Spelling options, or degrees of normativity in spelling

In my spelling reform proposal for Spanish, I floated the idea of allowing for equally acceptable spelling variants in some cases, to allow for greater ease for those who have variant pronunciations of some words. I believe this shouldn’t cause many problems when reading for those who don’t have those pronunciations and don’t go for those spelling options, provided the options don’t affect too many words or cause collisions with other words. If the reader is also familiar with the variant pronunciation, there will be even less chance of a reading problem.

I believe a certain amount of this is also necessary in a reformed spelling for English. The fact is that for many English words, there is more than one acceptable pronunciation. And sometimes, these variant pronunciations don’t have to do with systematic accent differences between different varieties of English, but are equally acceptable even among people who have what appears to be the same exact accent.

Two examples: data, where the quality of the first vowel can be TRAP or FACE (I say it with FACE), and amphitheater, where some people (like me) pronounce an F sound for the PH, and others a P sound.

Similar cases are herb and vehicle, the first of which has a silent H in American English but a pronounced one in British English; and the second of which does not have a silent H in some accents of American English.

In cases like these, I think the best solution is to allow variant reformed spellings: datta/data, amfitheeater/ampitheeater, urb/hurb, veeikl/vehikl.

A different case is where there is a systematic accent difference. If the difference does not result in any kind of phonemic split or merger, then it does not need to be reflected in the orthography. For example, there are many different ways to pronounce the GOAT vowel depending on accent. In my accent, as with many in America, the first element of the diphthong is a back unrounded vowel ɤ; in Contemporary RP, it’s a central unrounded vowel ə or schwa; in Minnesota and Idaho you can find an upper mid back rounded vowel o. In some accents, this vowel is not even realized as a diphthong. These differences do not need to be reflected in spelling, because they do not result in the GOAT vowel intruding upon any of the other lexical sets, or in a part of the set splitting off into a new set. In other words, these differences do not introduce any new minimal pairs into the sound system of English.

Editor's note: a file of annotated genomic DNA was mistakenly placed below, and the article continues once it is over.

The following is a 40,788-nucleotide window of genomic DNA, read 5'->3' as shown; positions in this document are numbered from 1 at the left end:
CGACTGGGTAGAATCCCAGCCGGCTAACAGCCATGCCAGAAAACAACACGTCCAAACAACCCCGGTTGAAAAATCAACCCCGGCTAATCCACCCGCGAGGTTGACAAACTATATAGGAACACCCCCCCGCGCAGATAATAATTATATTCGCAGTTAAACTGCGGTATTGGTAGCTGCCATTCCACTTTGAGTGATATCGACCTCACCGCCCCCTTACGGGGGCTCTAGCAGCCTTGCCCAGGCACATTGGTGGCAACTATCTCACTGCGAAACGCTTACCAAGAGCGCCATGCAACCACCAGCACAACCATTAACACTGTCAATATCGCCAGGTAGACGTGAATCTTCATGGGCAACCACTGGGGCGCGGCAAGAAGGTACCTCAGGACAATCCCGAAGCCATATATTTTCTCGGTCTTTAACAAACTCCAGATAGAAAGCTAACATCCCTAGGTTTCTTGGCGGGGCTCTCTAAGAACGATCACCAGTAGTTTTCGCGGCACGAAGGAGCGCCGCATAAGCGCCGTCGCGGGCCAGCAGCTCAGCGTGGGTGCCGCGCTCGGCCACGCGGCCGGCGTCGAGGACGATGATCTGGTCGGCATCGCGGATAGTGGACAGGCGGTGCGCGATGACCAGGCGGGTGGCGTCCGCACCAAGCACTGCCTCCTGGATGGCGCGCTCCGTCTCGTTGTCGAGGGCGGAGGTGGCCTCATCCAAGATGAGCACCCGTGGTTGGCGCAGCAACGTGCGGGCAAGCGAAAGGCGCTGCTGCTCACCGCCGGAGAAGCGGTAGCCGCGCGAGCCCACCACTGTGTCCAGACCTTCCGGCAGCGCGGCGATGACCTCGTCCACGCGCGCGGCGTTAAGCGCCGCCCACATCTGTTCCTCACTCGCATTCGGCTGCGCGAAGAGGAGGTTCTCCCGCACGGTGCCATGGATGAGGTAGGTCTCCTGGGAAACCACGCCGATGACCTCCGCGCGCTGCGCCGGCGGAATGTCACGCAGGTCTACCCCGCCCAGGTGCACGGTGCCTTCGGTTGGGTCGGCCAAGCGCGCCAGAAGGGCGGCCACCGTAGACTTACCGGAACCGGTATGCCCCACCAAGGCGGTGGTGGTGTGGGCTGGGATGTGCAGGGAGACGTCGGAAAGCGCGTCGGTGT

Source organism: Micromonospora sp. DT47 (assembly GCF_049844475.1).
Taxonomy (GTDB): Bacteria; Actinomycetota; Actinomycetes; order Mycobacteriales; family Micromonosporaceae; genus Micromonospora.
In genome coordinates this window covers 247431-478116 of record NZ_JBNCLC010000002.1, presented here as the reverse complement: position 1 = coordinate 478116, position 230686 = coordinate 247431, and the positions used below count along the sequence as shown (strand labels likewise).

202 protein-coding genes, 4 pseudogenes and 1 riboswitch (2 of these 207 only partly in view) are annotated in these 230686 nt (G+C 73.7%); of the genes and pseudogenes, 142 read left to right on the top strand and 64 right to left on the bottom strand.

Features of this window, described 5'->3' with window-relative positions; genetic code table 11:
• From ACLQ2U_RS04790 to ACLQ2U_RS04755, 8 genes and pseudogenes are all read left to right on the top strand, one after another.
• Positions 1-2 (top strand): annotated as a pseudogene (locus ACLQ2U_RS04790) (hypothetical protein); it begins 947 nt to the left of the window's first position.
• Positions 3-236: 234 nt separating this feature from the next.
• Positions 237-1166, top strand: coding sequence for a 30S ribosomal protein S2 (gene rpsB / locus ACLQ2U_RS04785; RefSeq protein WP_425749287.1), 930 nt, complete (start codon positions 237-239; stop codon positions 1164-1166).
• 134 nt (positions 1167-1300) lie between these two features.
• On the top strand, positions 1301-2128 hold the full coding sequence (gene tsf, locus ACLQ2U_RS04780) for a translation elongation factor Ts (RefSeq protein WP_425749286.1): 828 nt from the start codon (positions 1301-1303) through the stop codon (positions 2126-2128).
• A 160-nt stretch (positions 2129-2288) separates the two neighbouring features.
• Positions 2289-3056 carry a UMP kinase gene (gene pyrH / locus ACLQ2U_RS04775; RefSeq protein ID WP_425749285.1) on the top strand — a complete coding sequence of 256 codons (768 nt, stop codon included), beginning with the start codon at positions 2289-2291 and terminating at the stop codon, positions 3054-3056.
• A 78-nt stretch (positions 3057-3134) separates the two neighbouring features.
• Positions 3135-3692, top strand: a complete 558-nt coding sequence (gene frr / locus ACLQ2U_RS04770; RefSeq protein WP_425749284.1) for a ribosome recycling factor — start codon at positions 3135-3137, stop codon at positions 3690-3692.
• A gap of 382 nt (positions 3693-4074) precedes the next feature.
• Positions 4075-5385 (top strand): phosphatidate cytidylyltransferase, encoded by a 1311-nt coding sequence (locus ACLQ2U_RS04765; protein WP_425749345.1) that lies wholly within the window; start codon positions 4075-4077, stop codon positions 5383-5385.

In other cases, an accent difference does introduce minimal pairs. In some accents, the so-called wine-whine merger never took place, and because of it word pairs like witch and which do not sound the same; they start with different sounds.

What should we do if a minority of speakers of English exhibits a feature in their accent like that one? Should a reformed spelling reflect it? (The very conservative traditional spelling does.) If we eliminate the WH spelling whole cloth, it will help speakers without the merger spell words with it; but it will mean people without the merger will have to spell some words the same that they pronounce differently. On the other hand, if we preserve it, it will mean people who don’t pronounce the difference (which is the great majority of people) will have to learn those spellings by rote. However, they will have no problem reading those words.

So, it is pretty clear that a “show all possible contrasts in all accents” approach to spelling reform will not necessarily cause reading problems, but it will surely cause spelling problems for many speakers. In a case like WH, I think a viable compromise solution is to allow variant spellings. People without the wine-whine merger could spell why, which, witch like whi, which, wich and people with it could spell them wi, wich. Context will help speakers without the merger read texts written by those with it, and this is a case where the set of words like which has a low functional load.

On the other hand, nobody, with the possible exception of time travelers, would have any reason to object a reformed spelling of hoo for who.

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